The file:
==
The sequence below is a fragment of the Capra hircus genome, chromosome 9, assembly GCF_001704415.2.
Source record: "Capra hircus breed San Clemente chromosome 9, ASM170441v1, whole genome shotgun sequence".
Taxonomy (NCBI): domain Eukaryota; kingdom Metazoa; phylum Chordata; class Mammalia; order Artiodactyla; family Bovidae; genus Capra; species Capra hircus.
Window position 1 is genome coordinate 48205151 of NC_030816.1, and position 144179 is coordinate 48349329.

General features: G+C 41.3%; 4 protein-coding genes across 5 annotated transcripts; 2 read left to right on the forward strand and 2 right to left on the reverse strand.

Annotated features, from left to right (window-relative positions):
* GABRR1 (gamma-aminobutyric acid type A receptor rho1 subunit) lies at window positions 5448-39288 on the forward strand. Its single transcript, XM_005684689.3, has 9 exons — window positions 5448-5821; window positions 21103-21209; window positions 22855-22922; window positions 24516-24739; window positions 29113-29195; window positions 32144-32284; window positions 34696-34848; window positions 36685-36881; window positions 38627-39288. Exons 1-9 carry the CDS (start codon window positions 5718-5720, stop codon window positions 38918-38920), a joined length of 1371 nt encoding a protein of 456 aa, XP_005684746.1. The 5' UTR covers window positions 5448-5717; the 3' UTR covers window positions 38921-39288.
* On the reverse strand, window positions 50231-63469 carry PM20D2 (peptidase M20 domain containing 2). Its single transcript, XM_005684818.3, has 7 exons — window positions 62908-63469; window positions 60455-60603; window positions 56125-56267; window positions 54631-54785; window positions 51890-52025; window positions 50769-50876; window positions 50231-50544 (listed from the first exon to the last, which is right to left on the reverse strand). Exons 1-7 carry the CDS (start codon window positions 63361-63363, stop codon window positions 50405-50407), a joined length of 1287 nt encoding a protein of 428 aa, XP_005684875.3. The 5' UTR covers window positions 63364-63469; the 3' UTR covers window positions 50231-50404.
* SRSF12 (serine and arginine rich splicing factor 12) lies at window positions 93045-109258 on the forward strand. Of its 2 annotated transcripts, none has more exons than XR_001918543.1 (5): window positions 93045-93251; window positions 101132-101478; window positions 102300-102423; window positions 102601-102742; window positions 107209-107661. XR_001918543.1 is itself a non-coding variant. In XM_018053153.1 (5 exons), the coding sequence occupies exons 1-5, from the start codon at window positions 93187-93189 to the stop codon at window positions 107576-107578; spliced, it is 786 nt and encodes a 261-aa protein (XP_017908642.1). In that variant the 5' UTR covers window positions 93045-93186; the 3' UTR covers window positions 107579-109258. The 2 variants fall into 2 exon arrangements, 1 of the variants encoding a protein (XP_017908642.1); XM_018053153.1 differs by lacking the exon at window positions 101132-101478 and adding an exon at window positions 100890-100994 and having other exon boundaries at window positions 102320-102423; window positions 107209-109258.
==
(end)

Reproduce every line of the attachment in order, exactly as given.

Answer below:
The sequence below is a fragment of the Capra hircus genome, chromosome 9, assembly GCF_001704415.2.
Source record: "Capra hircus breed San Clemente chromosome 9, ASM170441v1, whole genome shotgun sequence".
Taxonomy (NCBI): domain Eukaryota; kingdom Metazoa; phylum Chordata; class Mammalia; order Artiodactyla; family Bovidae; genus Capra; species Capra hircus.
Window position 1 is genome coordinate 48205151 of NC_030816.1, and position 144179 is coordinate 48349329.

General features: G+C 41.3%; 4 protein-coding genes across 5 annotated transcripts; 2 read left to right on the forward strand and 2 right to left on the reverse strand.

Annotated features, from left to right (window-relative positions):
* GABRR1 (gamma-aminobutyric acid type A receptor rho1 subunit) lies at window positions 5448-39288 on the forward strand. Its single transcript, XM_005684689.3, has 9 exons — window positions 5448-5821; window positions 21103-21209; window positions 22855-22922; window positions 24516-24739; window positions 29113-29195; window positions 32144-32284; window positions 34696-34848; window positions 36685-36881; window positions 38627-39288. Exons 1-9 carry the CDS (start codon window positions 5718-5720, stop codon window positions 38918-38920), a joined length of 1371 nt encoding a protein of 456 aa, XP_005684746.1. The 5' UTR covers window positions 5448-5717; the 3' UTR covers window positions 38921-39288.
* On the reverse strand, window positions 50231-63469 carry PM20D2 (peptidase M20 domain containing 2). Its single transcript, XM_005684818.3, has 7 exons — window positions 62908-63469; window positions 60455-60603; window positions 56125-56267; window positions 54631-54785; window positions 51890-52025; window positions 50769-50876; window positions 50231-50544 (listed from the first exon to the last, which is right to left on the reverse strand). Exons 1-7 carry the CDS (start codon window positions 63361-63363, stop codon window positions 50405-50407), a joined length of 1287 nt encoding a protein of 428 aa, XP_005684875.3. The 5' UTR covers window positions 63364-63469; the 3' UTR covers window positions 50231-50404.
* SRSF12 (serine and arginine rich splicing factor 12) lies at window positions 93045-109258 on the forward strand. Of its 2 annotated transcripts, none has more exons than XR_001918543.1 (5): window positions 93045-93251; window positions 101132-101478; window positions 102300-102423; window positions 102601-102742; window positions 107209-107661. XR_001918543.1 is itself a non-coding variant. In XM_018053153.1 (5 exons), the coding sequence occupies exons 1-5, from the start codon at window positions 93187-93189 to the stop codon at window positions 107576-107578; spliced, it is 786 nt and encodes a 261-aa protein (XP_017908642.1). In that variant the 5' UTR covers window positions 93045-93186; the 3' UTR covers window positions 107579-109258. The 2 variants fall into 2 exon arrangements, 1 of the variants encoding a protein (XP_017908642.1); XM_018053153.1 differs by lacking the exon at window positions 101132-101478 and adding an exon at window positions 100890-100994 and having other exon boundaries at window positions 102320-102423; window positions 107209-109258.